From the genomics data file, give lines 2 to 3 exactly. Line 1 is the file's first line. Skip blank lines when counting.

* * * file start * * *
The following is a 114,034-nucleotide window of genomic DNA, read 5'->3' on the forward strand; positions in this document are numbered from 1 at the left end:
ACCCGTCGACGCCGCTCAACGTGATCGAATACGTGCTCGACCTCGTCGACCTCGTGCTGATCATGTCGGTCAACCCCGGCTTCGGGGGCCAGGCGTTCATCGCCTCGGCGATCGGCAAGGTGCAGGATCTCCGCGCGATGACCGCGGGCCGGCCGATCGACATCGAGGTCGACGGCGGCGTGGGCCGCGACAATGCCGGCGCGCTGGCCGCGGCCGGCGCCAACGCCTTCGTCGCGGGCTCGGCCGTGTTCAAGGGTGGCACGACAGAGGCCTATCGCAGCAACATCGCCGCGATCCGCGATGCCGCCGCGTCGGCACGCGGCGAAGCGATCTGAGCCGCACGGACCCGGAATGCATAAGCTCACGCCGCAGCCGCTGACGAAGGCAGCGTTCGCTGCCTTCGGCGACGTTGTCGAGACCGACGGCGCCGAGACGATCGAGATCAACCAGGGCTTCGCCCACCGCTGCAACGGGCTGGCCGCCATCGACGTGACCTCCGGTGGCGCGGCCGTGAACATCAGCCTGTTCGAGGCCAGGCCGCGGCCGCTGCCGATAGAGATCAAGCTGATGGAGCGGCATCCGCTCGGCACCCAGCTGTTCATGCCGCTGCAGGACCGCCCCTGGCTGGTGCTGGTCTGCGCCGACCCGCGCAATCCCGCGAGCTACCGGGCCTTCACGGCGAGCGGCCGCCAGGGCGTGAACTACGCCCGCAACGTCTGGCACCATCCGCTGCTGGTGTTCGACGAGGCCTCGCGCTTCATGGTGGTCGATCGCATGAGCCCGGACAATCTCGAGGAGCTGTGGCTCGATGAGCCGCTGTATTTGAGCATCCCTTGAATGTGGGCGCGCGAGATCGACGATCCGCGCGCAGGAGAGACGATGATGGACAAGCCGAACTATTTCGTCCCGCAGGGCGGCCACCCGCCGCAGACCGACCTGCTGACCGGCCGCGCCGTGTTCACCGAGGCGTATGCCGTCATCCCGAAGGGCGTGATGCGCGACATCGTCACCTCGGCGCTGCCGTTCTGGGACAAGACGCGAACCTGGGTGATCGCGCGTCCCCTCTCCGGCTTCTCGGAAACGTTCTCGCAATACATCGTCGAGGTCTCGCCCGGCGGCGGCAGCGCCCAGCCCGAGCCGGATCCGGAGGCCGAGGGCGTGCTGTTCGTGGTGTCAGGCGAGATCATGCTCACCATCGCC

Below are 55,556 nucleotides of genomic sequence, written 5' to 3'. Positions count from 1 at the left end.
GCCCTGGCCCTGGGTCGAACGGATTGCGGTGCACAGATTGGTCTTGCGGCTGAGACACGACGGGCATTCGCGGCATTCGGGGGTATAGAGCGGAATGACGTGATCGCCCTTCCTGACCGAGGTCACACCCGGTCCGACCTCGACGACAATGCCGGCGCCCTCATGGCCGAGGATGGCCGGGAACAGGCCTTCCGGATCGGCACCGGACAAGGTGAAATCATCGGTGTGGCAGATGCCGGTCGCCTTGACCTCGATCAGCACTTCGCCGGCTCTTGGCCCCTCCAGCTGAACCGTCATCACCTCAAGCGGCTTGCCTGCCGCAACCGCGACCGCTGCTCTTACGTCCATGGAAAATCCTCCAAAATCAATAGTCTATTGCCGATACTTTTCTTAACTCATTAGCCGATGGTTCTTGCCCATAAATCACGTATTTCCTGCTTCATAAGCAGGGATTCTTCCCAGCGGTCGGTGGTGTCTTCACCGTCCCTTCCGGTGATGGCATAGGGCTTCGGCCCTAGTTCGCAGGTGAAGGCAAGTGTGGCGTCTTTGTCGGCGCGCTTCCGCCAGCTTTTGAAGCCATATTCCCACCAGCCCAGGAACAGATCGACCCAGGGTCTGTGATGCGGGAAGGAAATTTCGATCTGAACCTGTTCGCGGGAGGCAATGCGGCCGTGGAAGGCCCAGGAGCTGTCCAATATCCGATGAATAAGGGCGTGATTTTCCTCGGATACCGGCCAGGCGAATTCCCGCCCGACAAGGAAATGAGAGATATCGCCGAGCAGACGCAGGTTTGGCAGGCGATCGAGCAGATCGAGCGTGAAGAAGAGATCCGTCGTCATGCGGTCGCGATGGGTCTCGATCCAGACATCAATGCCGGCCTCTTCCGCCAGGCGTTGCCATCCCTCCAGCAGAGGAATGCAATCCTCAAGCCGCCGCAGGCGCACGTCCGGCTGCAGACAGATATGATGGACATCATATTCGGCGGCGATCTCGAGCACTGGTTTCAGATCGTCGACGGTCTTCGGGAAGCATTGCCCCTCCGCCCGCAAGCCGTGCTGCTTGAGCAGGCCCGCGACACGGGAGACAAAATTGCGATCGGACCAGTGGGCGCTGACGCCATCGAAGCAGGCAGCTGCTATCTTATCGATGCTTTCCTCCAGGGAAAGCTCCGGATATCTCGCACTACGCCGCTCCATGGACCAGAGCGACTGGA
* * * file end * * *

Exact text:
ACCCGTCGACGCCGCTCAACGTGATCGAATACGTGCTCGACCTCGTCGACCTCGTGCTGATCATGTCGGTCAACCCCGGCTTCGGGGGCCAGGCGTTCATCGCCTCGGCGATCGGCAAGGTGCAGGATCTCCGCGCGATGACCGCGGGCCGGCCGATCGACATCGAGGTCGACGGCGGCGTGGGCCGCGACAATGCCGGCGCGCTGGCCGCGGCCGGCGCCAACGCCTTCGTCGCGGGCTCGGCCGTGTTCAAGGGTGGCACGACAGAGGCCTATCGCAGCAACATCGCCGCGATCCGCGATGCCGCCGCGTCGGCACGCGGCGAAGCGATCTGAGCCGCACGGACCCGGAATGCATAAGCTCACGCCGCAGCCGCTGACGAAGGCAGCGTTCGCTGCCTTCGGCGACGTTGTCGAGACCGACGGCGCCGAGACGATCGAGATCAACCAGGGCTTCGCCCACCGCTGCAACGGGCTGGCCGCCATCGACGTGACCTCCGGTGGCGCGGCCGTGAACATCAGCCTGTTCGAGGCCAGGCCGCGGCCGCTGCCGATAGAGATCAAGCTGATGGAGCGGCATCCGCTCGGCACCCAGCTGTTCATGCCGCTGCAGGACCGCCCCTGGCTGGTGCTGGTCTGCGCCGACCCGCGCAATCCCGCGAGCTACCGGGCCTTCACGGCGAGCGGCCGCCAGGGCGTGAACTACGCCCGCAACGTCTGGCACCATCCGCTGCTGGTGTTCGACGAGGCCTCGCGCTTCATGGTGGTCGATCGCATGAGCCCGGACAATCTCGAGGAGCTGTGGCTCGATGAGCCGCTGTATTTGAGCATCCCTTGAATGTGGGCGCGCGAGATCGACGATCCGCGCGCAGGAGAGACGATGATGGACAAGCCGAACTATTTCGTCCCGCAGGGCGGCCACCCGCCGCAGACCGACCTGCTGACCGGCCGCGCCGTGTTCACCGAGGCGTATGCCGTCATCCCGAAGGGCGTGATGCGCGACATCGTCACCTCGGCGCTGCCGTTCTGGGACAAGACGCGAACCTGGGTGATCGCGCGTCCCCTCTCCGGCTTCTCGGAAACGTTCTCGCAATACATCGTCGAGGTCTCGCCCGGCGGCGGCAGCGCCCAGCCCGAGCCGGATCCGGAGGCCGAGGGCGTGCTGTTCGTGGTGTCAGGCGAGATCATGCTCACCATCGCC

Below are 55,556 nucleotides of genomic sequence, written 5' to 3'. Positions count from 1 at the left end.